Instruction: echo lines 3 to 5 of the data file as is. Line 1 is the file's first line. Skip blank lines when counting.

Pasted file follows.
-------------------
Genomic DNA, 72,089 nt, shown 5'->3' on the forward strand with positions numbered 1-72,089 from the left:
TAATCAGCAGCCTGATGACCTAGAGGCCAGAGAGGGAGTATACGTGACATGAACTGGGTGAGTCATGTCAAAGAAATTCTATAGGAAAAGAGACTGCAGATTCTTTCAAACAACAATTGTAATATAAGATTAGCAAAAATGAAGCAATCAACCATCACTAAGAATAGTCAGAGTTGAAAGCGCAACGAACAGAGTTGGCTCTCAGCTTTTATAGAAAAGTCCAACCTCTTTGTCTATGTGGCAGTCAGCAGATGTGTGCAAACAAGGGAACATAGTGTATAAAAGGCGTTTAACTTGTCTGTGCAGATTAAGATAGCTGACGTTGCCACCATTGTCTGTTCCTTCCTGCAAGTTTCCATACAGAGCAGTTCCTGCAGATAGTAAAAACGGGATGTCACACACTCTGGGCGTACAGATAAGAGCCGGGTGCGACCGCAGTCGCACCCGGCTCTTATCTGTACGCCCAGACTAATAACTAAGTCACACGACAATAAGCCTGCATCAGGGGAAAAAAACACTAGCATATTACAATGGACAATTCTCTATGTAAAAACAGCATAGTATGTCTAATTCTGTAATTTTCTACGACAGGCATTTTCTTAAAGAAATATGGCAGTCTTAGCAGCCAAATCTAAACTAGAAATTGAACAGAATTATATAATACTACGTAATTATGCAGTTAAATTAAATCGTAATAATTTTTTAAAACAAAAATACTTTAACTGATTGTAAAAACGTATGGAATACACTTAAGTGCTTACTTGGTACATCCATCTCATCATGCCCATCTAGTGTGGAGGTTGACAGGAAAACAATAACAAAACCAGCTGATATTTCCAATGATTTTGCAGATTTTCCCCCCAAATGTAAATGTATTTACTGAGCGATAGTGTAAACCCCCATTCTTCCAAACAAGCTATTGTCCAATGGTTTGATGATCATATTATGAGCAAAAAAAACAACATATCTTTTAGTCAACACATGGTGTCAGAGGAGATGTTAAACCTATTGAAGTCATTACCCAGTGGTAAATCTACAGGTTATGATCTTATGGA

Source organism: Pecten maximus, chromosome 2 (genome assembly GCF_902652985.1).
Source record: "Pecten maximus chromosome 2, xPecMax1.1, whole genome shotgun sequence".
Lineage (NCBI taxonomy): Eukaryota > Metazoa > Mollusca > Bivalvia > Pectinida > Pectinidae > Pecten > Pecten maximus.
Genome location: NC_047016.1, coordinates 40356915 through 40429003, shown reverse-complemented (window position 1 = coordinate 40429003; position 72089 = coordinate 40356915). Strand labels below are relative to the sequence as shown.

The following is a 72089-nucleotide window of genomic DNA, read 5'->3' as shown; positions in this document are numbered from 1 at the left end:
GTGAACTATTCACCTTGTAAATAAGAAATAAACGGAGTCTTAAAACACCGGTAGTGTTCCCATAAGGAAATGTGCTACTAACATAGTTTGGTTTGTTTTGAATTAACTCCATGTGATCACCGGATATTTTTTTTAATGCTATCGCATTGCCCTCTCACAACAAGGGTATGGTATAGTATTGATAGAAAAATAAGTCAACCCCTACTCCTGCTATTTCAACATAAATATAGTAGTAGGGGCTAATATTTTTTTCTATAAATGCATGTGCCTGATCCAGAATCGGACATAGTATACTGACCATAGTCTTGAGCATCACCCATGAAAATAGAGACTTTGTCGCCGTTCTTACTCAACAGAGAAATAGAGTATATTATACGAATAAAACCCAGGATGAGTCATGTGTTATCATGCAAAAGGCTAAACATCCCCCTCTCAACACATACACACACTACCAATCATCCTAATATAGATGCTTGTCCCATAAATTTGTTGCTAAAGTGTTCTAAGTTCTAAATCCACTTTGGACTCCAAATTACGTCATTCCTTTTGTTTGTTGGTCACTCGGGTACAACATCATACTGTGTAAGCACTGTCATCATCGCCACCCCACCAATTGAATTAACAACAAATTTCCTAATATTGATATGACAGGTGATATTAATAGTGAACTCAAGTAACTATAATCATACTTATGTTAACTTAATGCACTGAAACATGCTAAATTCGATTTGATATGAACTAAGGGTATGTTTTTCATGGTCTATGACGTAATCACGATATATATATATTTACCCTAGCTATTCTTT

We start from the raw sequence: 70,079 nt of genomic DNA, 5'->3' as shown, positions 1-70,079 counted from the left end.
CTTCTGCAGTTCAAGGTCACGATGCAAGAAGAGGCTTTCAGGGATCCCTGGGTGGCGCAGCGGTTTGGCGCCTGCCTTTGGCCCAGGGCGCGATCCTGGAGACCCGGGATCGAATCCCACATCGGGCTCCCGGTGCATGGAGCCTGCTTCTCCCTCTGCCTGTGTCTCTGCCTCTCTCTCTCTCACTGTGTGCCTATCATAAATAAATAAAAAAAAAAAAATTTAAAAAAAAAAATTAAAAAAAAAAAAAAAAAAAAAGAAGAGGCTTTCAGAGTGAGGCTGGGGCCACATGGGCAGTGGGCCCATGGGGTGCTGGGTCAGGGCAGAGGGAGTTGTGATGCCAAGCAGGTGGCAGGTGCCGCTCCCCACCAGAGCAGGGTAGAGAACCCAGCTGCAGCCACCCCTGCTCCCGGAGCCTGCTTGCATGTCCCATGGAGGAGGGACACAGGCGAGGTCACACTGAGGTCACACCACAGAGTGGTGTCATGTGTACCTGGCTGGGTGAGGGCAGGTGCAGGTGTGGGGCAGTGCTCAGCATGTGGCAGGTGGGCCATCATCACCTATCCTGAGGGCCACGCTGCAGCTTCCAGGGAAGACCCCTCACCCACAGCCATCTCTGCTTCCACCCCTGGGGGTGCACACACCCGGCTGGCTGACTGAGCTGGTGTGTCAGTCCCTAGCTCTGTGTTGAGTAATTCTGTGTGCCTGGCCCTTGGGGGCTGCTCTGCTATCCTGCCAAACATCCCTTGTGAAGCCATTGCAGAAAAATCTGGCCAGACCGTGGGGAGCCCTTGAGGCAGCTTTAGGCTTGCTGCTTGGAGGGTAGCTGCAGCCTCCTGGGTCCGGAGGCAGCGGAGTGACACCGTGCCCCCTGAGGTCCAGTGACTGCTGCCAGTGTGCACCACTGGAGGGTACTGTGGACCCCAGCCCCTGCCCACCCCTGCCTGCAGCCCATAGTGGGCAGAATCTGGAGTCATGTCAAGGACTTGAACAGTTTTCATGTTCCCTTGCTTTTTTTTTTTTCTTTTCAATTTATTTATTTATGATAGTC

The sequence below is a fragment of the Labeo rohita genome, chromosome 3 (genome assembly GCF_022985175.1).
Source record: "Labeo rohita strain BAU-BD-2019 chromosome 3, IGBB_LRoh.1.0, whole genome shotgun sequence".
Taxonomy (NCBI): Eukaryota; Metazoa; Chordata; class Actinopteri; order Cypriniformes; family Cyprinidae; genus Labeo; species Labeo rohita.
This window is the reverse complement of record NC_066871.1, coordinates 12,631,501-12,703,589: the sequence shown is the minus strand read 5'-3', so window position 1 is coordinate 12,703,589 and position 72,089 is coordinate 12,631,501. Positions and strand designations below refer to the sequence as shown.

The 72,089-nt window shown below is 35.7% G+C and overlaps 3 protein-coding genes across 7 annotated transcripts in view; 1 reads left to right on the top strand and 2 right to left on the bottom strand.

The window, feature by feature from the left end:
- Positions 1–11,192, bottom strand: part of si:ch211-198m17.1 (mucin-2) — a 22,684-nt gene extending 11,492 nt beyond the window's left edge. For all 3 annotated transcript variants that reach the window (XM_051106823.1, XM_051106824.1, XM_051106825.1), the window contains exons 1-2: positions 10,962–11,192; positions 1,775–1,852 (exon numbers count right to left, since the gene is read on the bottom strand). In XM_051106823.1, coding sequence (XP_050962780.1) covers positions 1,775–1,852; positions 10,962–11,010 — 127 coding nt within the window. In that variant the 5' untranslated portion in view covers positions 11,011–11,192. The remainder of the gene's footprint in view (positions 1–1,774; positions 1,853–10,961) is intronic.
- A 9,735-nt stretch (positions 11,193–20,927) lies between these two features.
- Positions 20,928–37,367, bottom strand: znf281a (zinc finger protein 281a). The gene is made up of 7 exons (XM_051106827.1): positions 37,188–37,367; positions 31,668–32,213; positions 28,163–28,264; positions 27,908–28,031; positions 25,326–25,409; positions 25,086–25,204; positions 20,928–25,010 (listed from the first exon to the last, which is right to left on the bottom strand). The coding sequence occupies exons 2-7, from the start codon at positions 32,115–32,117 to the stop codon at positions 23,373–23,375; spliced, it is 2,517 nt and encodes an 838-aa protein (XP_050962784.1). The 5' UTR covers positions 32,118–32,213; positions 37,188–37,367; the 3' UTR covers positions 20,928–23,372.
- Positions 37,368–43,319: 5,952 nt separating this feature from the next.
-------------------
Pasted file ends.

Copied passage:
Source organism: Pecten maximus, chromosome 2 (genome assembly GCF_902652985.1).
Source record: "Pecten maximus chromosome 2, xPecMax1.1, whole genome shotgun sequence".
Lineage (NCBI taxonomy): Eukaryota > Metazoa > Mollusca > Bivalvia > Pectinida > Pectinidae > Pecten > Pecten maximus.